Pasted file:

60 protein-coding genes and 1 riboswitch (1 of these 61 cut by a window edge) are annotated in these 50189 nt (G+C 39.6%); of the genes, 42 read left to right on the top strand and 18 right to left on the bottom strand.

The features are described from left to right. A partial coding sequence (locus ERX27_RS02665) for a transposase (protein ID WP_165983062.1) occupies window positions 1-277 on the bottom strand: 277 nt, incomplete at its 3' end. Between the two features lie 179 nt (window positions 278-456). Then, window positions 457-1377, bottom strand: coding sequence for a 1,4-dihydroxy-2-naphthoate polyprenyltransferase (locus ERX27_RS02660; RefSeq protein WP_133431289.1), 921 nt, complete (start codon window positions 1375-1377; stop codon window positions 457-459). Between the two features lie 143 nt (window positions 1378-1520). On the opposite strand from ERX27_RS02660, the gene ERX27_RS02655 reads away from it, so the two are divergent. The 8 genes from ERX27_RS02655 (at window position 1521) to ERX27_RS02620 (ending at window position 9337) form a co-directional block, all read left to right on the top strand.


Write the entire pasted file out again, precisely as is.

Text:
60 protein-coding genes and 1 riboswitch (1 of these 61 cut by a window edge) are annotated in these 50189 nt (G+C 39.6%); of the genes, 42 read left to right on the top strand and 18 right to left on the bottom strand.

The features are described from left to right. A partial coding sequence (locus ERX27_RS02665) for a transposase (protein ID WP_165983062.1) occupies window positions 1-277 on the bottom strand: 277 nt, incomplete at its 3' end. Between the two features lie 179 nt (window positions 278-456). Then, window positions 457-1377, bottom strand: coding sequence for a 1,4-dihydroxy-2-naphthoate polyprenyltransferase (locus ERX27_RS02660; RefSeq protein WP_133431289.1), 921 nt, complete (start codon window positions 1375-1377; stop codon window positions 457-459). Between the two features lie 143 nt (window positions 1378-1520). On the opposite strand from ERX27_RS02660, the gene ERX27_RS02655 reads away from it, so the two are divergent. The 8 genes from ERX27_RS02655 (at window position 1521) to ERX27_RS02620 (ending at window position 9337) form a co-directional block, all read left to right on the top strand.